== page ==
Keeping Your Programming Skills Fresh

"Writing a book is equal parts frantic research and tedium, and in the first of many moves designed to convince myself that my actions had a positive effect on a cruel and uncaring universe, I took up Michael Schwern's call to unify the internals of Test::Simple and Test::More. The result is Test::Builder.
This was a revolution for everyone on the perl-qa list and it was a revolution for Perl in general, but it's the kind of revolution that you look back on now and think "Wow, that was obvious!" and "That was a revolution?" because it seems like such widespread common sense, like "It's good to drink water!" and "Maybe smoking has deleterious health effects."
It was important to keep my programming skills fresh, so I increased the amount of time spent contributing to free software projects (in and around writing books). Parrot sucked up a lot of my efforts.
For someone whose life obligations preclude selling everything and living on a beach in Thailand or Belize for a year, how do you evaluate a career reaching its midpoint? How do you keep programming fresh? How do you market yourself as someone who solves problems instead of someone who transcribes ideas in the language du jour? Or do you leave programming altogether?
-- chromatic, emphasis added
Stumbled upon this post again. Rather than seeking outwards goals, why not look within yourself and start making yourself happy? No need to prove anything, to anyone and yourself. At the end of the day, this does not matter anymore. Rather, seek tranquility. Treat yourself better. Be kind of your self. Listen to your body. And stop bullshitting yourself.

Do I still want to keep my programming skill fresh? Yes. If so, you'll find time to do it regardless what. Nobody can prevent you from doing something you love and enjoy. Remember to take a break, don't overdo it. Rest is important.

Ingenuity of a System Administrator

"Back in the early 90's when I was in college and everyone had email accounts on shared unix servers that they'd log into, a sysadmin friend would oftentimes notice that the disk would be getting close to full. He'd start a process that would slowly fill up disk space, and wait as all the other logged in users would realize they could no longer save files - then they'd frantically start to delete files they no longer needed. After a while he'd cancel his process and the system would have a lot more space."
-- tunesmith, emphasis added.
Never underestimate the ingenuity of a system administrator. Funny yet brilliant trick to "motivate" users in the server to clean up their unused files there. I'm wondering will that work for the servers I'm handling right now? Is this trick going to backfire? The only concern is that you've to be extra careful when you fill up your server space intentionally. You may accidentally lock yourself out from remote login as I remember, SSH to a server do uses up a little bit of hard disc spaces.

Enable Touch Screen for Google Chrome in Ubuntu 14.10

My lappy, the Samsung 915S3G (see result below) which has touch screen support since the first day I've bought but never bother about it until today.
$ sudo dmidecode | grep "System Information" -A 3
System Information
    Product Name: 905S3G/906S3G/915S3G
    Version: P03RBV

Since I've been reading a lot of PDF files and the keyboard of this lappy is just atrocious, is best to enable and calibrate touch screen support to obtain the best usage experience.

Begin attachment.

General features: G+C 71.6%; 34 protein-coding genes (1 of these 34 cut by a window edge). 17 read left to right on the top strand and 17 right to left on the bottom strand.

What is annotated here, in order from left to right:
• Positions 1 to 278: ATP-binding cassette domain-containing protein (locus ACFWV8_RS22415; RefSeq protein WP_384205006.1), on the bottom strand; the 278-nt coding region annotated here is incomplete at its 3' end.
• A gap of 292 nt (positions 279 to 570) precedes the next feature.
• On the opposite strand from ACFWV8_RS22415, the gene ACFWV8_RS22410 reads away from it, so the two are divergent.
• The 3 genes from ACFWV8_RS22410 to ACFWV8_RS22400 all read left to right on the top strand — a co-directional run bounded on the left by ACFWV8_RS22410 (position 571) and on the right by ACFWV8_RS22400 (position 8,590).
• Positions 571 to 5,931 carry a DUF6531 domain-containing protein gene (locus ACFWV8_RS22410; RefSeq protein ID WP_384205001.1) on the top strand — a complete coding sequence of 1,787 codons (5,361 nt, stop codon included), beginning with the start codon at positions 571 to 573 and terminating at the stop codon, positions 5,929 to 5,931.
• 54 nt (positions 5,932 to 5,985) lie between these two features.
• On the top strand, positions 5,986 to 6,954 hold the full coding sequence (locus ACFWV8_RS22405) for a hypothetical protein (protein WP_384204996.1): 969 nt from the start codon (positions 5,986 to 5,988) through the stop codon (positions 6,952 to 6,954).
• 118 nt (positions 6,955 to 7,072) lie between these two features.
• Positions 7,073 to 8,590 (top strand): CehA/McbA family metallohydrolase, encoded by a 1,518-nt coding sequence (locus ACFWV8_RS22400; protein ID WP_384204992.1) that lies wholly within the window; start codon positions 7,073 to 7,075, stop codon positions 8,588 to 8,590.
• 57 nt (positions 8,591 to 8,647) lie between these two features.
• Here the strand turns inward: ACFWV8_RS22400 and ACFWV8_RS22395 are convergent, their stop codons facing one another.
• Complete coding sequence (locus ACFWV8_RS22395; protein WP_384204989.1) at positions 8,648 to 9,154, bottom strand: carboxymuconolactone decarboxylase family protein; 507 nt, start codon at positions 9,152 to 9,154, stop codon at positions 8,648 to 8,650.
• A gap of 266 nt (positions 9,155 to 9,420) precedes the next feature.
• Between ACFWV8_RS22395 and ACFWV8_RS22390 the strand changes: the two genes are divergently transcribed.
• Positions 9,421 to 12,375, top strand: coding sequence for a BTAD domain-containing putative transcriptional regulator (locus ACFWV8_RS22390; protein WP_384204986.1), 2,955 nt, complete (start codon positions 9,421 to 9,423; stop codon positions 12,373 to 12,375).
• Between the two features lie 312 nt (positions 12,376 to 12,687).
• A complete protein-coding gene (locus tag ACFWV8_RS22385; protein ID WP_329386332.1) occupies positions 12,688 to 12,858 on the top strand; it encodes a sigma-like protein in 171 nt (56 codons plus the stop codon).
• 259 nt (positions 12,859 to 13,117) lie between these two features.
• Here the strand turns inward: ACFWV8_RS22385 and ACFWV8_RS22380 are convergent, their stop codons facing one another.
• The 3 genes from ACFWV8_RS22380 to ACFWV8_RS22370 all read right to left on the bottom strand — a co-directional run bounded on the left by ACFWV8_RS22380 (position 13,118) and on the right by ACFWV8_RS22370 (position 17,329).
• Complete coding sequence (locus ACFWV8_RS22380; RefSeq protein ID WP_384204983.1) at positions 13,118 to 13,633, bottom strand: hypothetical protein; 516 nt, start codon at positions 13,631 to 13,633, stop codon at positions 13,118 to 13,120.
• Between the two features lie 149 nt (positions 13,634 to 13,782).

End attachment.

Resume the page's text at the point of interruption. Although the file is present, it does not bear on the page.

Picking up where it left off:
First, let's install the calibration program to detect your device manufacture name. This will be useful later when you want to set the default input device to Google Chrome.
$ sudo apt-get install xinput-calibrator

Run the calibration program, touch four points on your screen to calibrate your device, and save the result. As shown below, our touch screen device name is "ELAN Touchscreen" with id of 12.
$ xinput_calibrator 
        Setting calibration data: 0, 3776, 0, 2112
Calibrating EVDEV driver for "ELAN Touchscreen" id=12
        current calibration values (from XInput): min_x=0, max_x=3776 and min_y=0, max_y=2112

Doing dynamic recalibration:
        Setting calibration data: -15, 3795, 1, 2118
        --> Making the calibration permanent <--
  copy the snippet below into '/etc/X11/xorg.conf.d/99-calibration.conf' (/usr/share/X11/xorg.conf.d/ in some distro's)
Section "InputClass"
        Identifier      "calibration"
        MatchProduct    "ELAN Touchscreen"
        Option  "Calibration"   "-15 3795 1 2118"
        Option  "SwapAxes"      "0"

Alternatively, we can find the device id of our touch screen device using the xinput command below. The device id we need is 12.
$ xinput list
⎡ Virtual core pointer                          id=2    [master pointer  (3)]
⎜   ↳ Virtual core XTEST pointer                id=4    [slave  pointer  (2)]
⎜   ↳ ETPS/2 Elantech Touchpad                  id=11   [slave  pointer  (2)]
⎜   ↳ ELAN Touchscreen                          id=12   [slave  pointer  (2)]
⎣ Virtual core keyboard                         id=3    [master keyboard (2)]
    ↳ Virtual core XTEST keyboard               id=5    [slave  keyboard (3)]
    ↳ Power Button                              id=6    [slave  keyboard (3)]
    ↳ Video Bus                                 id=7    [slave  keyboard (3)]
    ↳ Power Button                              id=8    [slave  keyboard (3)]
    ↳ WebCam SC-10HDD13335N                     id=9    [slave  keyboard (3)]
    ↳ AT Translated Set 2 keyboard              id=10   [slave  keyboard (3)]

Lastly, we'll start Google Chrome browser by setting the input device id found above.
$ google-chrome --touch-devices=12